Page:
The Hub: Made in the USA: First in a series

The expression, "familiarity breeds contempt" is itself so familiar as to draw contempt. Nowhere is the expression truer than in America, land of Wal-Mart, SuperSize, and Open 24 Hours, where we demand the New, NOW, and kick aside the old and familiar. Nowhere is our fickleness more obvious than in the flavor-of-the-moment world of consumer electronics.

Don't believe it? Ask almost any American teen WHY they need a new cellphone, despite having one only a few months old. In the audio world, forget the tube/transistor debate; the significant epochs will one day be viewed as pre-iPod and post-iPod. Like it or not, change is the norm: in today's 500-channel world it's impossible to conceive of a TV show capturing American viewers as the Tonight Show once did. Given Best Buy, Audiogon and Amazon, can we imagine a world in which a speaker-maker has nearly a THIRD of the market?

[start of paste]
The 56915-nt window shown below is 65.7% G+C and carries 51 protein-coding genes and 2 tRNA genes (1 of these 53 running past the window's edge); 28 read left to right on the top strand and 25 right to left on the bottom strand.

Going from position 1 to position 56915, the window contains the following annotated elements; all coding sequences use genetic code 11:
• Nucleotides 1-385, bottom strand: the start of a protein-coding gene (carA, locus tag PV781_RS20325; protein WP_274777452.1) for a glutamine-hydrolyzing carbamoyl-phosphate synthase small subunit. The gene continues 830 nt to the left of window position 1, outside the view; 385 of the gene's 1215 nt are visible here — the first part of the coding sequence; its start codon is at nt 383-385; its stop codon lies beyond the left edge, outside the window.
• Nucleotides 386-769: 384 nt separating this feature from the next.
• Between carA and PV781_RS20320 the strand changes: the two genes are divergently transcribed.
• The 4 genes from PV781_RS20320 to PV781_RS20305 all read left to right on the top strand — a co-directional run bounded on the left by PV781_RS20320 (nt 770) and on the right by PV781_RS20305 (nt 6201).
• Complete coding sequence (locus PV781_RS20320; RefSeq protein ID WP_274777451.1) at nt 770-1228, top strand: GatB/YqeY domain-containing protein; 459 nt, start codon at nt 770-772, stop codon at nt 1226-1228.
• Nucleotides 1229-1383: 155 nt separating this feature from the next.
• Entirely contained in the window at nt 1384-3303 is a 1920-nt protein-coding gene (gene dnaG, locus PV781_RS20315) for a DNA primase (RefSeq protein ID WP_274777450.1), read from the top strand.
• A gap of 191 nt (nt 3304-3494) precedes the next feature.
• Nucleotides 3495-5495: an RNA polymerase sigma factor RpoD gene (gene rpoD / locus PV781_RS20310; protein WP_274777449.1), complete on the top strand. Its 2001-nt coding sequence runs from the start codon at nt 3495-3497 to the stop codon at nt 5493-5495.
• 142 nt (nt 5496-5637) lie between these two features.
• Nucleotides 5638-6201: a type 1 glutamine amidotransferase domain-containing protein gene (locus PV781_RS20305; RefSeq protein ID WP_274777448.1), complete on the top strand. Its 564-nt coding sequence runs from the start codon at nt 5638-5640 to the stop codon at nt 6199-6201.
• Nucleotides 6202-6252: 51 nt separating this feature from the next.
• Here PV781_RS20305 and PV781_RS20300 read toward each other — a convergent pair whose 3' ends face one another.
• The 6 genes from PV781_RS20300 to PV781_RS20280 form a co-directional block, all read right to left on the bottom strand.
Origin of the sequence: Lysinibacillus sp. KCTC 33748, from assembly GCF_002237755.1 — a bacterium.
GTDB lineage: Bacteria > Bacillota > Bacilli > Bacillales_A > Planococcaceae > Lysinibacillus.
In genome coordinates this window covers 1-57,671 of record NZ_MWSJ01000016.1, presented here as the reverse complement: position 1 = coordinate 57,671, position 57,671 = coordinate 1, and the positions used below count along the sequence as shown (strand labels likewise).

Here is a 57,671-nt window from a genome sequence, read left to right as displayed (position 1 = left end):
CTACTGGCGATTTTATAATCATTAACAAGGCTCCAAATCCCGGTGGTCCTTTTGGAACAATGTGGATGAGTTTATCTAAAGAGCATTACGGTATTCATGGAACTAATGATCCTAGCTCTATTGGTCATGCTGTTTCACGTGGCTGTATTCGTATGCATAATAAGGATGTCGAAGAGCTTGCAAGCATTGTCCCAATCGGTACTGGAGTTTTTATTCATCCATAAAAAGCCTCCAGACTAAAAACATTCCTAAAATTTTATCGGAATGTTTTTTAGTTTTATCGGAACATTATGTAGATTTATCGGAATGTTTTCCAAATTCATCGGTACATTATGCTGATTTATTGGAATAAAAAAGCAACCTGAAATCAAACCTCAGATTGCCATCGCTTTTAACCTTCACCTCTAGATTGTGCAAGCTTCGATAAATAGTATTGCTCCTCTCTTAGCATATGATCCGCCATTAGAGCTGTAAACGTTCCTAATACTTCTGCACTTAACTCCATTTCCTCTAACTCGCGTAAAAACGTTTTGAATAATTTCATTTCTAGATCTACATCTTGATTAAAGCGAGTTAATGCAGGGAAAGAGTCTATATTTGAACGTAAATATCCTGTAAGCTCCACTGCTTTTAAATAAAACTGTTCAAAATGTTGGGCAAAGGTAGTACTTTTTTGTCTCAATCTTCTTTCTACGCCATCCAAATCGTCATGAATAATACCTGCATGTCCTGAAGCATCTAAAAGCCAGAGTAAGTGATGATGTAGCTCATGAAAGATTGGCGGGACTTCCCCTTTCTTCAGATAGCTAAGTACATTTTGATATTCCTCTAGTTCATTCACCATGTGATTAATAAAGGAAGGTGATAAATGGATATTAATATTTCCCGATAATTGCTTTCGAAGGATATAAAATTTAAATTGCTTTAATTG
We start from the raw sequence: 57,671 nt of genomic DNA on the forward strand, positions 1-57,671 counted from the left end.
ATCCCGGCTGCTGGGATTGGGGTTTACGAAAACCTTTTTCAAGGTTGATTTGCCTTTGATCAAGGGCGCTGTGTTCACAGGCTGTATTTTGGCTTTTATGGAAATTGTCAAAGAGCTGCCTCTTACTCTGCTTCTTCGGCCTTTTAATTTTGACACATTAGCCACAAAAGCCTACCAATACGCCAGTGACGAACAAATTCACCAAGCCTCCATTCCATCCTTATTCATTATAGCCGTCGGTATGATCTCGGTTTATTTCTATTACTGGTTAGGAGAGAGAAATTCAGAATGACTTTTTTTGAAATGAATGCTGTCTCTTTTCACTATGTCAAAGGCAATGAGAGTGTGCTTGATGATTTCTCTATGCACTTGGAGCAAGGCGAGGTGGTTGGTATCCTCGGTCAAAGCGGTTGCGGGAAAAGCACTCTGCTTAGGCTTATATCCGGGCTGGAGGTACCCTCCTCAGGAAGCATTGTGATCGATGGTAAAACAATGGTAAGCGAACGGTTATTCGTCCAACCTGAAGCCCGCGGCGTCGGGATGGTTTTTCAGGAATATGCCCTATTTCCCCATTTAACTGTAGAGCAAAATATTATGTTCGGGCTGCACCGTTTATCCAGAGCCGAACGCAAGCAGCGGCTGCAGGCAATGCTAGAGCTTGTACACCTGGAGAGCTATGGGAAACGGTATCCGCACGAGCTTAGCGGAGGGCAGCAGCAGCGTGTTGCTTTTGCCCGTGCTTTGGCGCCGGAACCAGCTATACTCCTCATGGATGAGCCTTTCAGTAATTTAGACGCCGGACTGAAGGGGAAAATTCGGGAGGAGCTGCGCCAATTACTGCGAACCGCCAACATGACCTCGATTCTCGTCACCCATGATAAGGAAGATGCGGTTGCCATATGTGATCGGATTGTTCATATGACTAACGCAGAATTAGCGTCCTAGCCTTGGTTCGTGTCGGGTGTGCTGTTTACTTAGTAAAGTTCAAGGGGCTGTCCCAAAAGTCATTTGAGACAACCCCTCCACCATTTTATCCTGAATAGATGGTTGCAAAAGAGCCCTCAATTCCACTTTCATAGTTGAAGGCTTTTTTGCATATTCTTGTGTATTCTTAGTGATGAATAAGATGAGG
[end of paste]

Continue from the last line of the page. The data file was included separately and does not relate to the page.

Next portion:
But that's getting ahead of the story.

Yogi Berra once said, "In theory, there's no difference between theory and practice. In practice, there is." In theory, the consumer electronics business is an international one, without restrictions. In practice, there are constraints. For example: a variety of frequencies and voltages of household current make trade in amplifiers and players more difficult than it would be if AC standards were the same worldwide. Similarly, trade in large and heavy speakers is restricted by the sheer cost of shipping them around the world. Obviously, if the shipping costs approach the cost of the product itself, that's just not a commercially-viable product.

Now think back to a time when shipping was so cheap as to be almost inconsequential, at least within the USA. That period, roughly from the end of World War II to the first energy crisis in 1973, was perhaps not coincidentally the golden era of American Hi-Fi.